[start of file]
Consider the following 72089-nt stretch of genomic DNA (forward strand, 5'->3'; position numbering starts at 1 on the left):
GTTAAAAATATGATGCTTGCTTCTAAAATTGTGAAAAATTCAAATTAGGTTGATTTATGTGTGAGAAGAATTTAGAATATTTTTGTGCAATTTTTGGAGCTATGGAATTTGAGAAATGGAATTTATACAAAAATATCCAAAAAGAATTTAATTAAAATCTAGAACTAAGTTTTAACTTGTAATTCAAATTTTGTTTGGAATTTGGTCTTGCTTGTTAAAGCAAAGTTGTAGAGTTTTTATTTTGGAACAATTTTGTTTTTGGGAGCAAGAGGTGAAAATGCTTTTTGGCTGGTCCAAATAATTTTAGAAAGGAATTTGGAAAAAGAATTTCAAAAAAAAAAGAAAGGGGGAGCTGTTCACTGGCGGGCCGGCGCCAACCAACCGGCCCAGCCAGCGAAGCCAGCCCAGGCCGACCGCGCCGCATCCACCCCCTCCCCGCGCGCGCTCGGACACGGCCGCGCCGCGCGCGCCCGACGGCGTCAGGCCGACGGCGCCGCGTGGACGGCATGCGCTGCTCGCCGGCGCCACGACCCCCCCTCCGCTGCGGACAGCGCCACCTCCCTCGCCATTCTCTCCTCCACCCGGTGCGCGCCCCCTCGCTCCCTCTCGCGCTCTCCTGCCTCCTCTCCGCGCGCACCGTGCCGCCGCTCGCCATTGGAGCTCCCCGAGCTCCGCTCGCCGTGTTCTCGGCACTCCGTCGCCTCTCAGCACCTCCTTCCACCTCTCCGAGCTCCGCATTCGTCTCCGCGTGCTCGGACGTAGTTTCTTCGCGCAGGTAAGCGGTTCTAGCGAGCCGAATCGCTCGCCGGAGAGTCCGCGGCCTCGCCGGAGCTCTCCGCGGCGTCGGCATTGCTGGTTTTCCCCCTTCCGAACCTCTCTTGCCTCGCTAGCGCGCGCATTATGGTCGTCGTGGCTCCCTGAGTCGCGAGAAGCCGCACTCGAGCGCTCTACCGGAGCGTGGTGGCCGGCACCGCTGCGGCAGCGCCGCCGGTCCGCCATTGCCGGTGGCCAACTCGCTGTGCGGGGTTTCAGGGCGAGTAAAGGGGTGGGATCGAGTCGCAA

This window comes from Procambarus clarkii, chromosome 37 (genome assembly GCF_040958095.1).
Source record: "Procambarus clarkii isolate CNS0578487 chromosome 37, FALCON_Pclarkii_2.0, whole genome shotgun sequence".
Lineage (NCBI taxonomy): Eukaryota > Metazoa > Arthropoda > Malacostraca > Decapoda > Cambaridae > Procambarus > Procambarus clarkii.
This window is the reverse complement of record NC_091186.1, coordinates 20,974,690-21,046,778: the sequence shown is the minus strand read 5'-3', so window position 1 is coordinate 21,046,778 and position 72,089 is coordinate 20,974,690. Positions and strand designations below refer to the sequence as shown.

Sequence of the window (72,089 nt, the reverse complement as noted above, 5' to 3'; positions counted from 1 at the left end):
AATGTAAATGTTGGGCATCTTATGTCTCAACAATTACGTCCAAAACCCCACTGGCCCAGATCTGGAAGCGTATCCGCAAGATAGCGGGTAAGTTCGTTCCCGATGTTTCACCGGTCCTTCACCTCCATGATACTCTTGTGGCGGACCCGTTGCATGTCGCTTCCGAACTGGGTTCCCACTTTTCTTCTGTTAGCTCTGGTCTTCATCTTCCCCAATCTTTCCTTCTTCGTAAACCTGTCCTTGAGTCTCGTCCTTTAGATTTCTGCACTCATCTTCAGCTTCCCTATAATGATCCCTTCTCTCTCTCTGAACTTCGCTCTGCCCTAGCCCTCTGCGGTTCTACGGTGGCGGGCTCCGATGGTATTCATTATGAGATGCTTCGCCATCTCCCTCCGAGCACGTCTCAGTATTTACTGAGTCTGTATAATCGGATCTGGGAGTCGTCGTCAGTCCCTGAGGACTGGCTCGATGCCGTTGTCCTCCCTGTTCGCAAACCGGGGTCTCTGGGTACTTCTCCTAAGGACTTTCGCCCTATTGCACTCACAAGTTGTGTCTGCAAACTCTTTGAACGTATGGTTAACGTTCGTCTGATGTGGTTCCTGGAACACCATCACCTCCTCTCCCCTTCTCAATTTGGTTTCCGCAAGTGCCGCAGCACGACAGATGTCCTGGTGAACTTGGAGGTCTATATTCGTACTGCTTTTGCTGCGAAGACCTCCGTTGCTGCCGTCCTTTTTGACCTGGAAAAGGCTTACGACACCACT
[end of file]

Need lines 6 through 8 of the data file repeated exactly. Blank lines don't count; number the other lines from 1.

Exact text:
This window is the reverse complement of record NC_091186.1, coordinates 20,974,690-21,046,778: the sequence shown is the minus strand read 5'-3', so window position 1 is coordinate 21,046,778 and position 72,089 is coordinate 20,974,690. Positions and strand designations below refer to the sequence as shown.

Sequence of the window (72,089 nt, the reverse complement as noted above, 5' to 3'; positions counted from 1 at the left end):
AATGTAAATGTTGGGCATCTTATGTCTCAACAATTACGTCCAAAACCCCACTGGCCCAGATCTGGAAGCGTATCCGCAAGATAGCGGGTAAGTTCGTTCCCGATGTTTCACCGGTCCTTCACCTCCATGATACTCTTGTGGCGGACCCGTTGCATGTCGCTTCCGAACTGGGTTCCCACTTTTCTTCTGTTAGCTCTGGTCTTCATCTTCCCCAATCTTTCCTTCTTCGTAAACCTGTCCTTGAGTCTCGTCCTTTAGATTTCTGCACTCATCTTCAGCTTCCCTATAATGATCCCTTCTCTCTCTCTGAACTTCGCTCTGCCCTAGCCCTCTGCGGTTCTACGGTGGCGGGCTCCGATGGTATTCATTATGAGATGCTTCGCCATCTCCCTCCGAGCACGTCTCAGTATTTACTGAGTCTGTATAATCGGATCTGGGAGTCGTCGTCAGTCCCTGAGGACTGGCTCGATGCCGTTGTCCTCCCTGTTCGCAAACCGGGGTCTCTGGGTACTTCTCCTAAGGACTTTCGCCCTATTGCACTCACAAGTTGTGTCTGCAAACTCTTTGAACGTATGGTTAACGTTCGTCTGATGTGGTTCCTGGAACACCATCACCTCCTCTCCCCTTCTCAATTTGGTTTCCGCAAGTGCCGCAGCACGACAGATGTCCTGGTGAACTTGGAGGTCTATATTCGTACTGCTTTTGCTGCGAAGACCTCCGTTGCTGCCGTCCTTTTTGACCTGGAAAAGGCTTACGACACCACT